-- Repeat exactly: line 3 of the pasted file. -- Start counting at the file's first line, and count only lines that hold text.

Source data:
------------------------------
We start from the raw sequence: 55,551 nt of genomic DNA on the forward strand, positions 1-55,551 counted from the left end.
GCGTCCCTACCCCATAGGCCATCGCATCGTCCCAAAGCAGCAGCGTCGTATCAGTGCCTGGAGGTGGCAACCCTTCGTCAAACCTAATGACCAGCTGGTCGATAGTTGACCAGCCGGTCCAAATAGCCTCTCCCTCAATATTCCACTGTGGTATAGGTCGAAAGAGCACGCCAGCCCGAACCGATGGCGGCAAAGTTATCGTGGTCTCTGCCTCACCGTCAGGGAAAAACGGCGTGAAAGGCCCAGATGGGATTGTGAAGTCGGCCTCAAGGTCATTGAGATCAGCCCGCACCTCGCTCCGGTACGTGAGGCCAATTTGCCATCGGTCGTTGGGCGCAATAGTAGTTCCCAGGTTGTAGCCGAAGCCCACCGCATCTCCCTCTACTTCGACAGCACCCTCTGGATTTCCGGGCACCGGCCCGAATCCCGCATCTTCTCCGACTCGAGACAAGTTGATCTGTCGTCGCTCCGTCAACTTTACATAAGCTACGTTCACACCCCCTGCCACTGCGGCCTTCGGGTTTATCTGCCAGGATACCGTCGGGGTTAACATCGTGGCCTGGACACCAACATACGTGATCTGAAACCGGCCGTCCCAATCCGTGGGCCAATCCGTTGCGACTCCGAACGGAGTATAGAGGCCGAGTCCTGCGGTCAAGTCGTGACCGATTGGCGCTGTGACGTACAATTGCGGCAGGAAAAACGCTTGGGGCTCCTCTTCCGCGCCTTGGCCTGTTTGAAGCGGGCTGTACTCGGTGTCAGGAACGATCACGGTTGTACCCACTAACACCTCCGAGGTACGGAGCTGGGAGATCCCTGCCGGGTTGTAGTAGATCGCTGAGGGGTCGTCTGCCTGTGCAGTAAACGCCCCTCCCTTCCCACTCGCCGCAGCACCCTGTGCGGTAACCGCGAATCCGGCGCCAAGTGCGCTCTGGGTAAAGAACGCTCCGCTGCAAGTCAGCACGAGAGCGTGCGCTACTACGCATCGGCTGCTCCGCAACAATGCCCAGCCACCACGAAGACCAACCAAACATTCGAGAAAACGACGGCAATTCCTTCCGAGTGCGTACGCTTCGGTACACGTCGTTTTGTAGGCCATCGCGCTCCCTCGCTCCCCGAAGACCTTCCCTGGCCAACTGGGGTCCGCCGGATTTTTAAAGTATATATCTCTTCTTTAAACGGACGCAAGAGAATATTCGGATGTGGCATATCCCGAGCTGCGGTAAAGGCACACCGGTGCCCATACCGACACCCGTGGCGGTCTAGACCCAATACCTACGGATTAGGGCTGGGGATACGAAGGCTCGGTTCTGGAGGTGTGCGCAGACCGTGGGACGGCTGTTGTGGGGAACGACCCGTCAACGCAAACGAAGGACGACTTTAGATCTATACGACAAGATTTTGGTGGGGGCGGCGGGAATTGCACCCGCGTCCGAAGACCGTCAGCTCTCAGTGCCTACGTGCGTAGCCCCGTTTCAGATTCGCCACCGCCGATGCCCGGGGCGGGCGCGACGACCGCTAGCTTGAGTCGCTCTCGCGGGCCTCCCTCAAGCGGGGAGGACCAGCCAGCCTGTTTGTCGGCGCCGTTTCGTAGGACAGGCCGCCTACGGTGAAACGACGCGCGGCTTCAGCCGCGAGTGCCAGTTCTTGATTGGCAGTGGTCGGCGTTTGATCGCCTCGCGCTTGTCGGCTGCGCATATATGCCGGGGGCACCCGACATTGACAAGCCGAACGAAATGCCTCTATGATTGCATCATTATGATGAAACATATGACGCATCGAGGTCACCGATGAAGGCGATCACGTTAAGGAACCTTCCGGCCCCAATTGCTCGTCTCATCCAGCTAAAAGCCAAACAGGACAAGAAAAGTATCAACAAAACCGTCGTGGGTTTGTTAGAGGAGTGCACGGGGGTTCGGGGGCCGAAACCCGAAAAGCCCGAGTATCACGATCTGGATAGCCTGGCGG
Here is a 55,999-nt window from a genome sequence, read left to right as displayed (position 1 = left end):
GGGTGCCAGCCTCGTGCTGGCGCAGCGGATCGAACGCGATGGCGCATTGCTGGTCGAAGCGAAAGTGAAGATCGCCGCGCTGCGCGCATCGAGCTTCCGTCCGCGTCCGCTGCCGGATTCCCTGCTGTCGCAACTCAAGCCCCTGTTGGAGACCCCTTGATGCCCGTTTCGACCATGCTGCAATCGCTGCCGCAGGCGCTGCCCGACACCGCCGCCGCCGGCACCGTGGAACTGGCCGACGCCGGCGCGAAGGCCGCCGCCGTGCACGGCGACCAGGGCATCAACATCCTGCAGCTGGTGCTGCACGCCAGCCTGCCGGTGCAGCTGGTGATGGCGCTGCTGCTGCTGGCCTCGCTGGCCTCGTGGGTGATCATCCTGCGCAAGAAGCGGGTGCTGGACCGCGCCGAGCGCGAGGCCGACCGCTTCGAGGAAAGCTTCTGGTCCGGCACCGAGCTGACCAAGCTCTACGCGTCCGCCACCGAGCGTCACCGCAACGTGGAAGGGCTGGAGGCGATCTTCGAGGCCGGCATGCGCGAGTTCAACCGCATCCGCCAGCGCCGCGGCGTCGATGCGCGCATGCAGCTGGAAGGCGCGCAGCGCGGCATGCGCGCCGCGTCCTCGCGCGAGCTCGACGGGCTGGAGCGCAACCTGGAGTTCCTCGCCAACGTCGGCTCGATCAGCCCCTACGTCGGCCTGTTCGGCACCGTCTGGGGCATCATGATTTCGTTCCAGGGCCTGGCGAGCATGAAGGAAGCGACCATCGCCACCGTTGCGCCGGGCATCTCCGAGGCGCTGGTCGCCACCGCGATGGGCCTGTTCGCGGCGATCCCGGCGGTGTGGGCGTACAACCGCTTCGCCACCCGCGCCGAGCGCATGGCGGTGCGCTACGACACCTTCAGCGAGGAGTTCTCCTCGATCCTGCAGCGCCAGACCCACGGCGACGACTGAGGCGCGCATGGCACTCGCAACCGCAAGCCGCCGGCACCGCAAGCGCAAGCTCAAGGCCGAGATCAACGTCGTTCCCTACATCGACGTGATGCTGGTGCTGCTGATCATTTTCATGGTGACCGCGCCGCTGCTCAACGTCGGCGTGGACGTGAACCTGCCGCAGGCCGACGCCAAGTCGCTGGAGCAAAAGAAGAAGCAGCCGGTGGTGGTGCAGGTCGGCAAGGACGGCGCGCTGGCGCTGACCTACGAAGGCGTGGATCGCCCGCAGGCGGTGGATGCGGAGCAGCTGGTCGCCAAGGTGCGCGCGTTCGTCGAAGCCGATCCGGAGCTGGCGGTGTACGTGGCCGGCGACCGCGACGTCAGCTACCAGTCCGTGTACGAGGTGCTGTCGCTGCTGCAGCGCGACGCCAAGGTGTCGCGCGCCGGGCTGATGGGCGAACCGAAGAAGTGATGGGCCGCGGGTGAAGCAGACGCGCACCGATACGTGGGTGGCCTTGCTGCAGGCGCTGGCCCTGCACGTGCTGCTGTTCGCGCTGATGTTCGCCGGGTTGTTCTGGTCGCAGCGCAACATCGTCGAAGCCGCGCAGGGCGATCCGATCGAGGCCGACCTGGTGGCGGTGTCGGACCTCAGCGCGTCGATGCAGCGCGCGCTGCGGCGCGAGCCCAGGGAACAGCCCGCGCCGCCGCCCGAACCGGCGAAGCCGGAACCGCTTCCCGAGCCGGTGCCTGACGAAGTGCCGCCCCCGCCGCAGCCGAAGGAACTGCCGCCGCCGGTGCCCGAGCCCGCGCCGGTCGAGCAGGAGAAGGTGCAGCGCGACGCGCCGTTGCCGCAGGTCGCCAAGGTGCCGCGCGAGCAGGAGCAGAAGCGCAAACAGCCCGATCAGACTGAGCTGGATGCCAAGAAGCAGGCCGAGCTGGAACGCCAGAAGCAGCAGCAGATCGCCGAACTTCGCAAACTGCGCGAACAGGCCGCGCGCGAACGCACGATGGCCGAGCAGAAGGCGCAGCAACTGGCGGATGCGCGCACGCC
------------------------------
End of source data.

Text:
Here is a 55,999-nt window from a genome sequence, read left to right as displayed (position 1 = left end):